The 158-acre Robbins Preserve sits in the northeast corner of Thompson. With a pristine section of Five Mile River running through the center of the property, the Robbins Preserve is one of the land trust’s best preserves in terms of diversity and public access. Although much of the land had previously been farmed, in more recent years the property was worked for sand and gravel, and the sandy soil supports plant species such as pitch pine, alder, and sweet fern, and early successional habitat is abundant. It also supports one of the best populations of variable sedge, an endangered species in Connecticut. The land also provides suitable habitat and a host plant—wild indigo—for the frosted elfin butterfly, a state-listed threatened species. Forested wetlands and vernal pools on the property support a variety of amphibian species, including blue-spotted salamander, a state-listed species of special concern. Several uncommon bird species live on this property, the most exciting of which is the whip-poor will. Other interesting bird species include prairie warblers, brown thrashers, pine warblers, black-throated green warblers, and great horned owls.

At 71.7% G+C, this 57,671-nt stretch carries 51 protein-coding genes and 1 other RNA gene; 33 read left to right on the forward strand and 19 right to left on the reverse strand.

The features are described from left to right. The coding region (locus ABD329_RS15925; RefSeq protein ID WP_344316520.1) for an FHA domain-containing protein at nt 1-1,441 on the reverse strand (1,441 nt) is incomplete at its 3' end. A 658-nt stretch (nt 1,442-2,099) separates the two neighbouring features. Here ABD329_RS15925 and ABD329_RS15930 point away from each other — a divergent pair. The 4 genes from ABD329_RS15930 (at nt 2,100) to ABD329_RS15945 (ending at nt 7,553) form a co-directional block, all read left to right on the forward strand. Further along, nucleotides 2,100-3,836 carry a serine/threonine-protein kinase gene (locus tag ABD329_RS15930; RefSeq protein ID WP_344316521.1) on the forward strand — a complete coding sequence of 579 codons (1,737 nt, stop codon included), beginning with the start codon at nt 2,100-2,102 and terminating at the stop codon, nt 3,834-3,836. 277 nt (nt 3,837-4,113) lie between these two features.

The Preserve is a combination of three separate parcels. The first parcel acquired was in June 2012 and consisted of 126 acres purchased from Malcolm Robbins through a partnership between the land trust, the Nature Conservancy, and an Open Space matching grant from the Connecticut Department of Energy and Environmental Protection. A second, 5-acre parcel was donated in late 2012 by Norma O’Leary and the third, 27-acre parcel was purchased by the land trust in 2018.
There is a network of easy to walk, family friendly trails on the Preserve with access via a parking area at the end of Fred Davis Rd.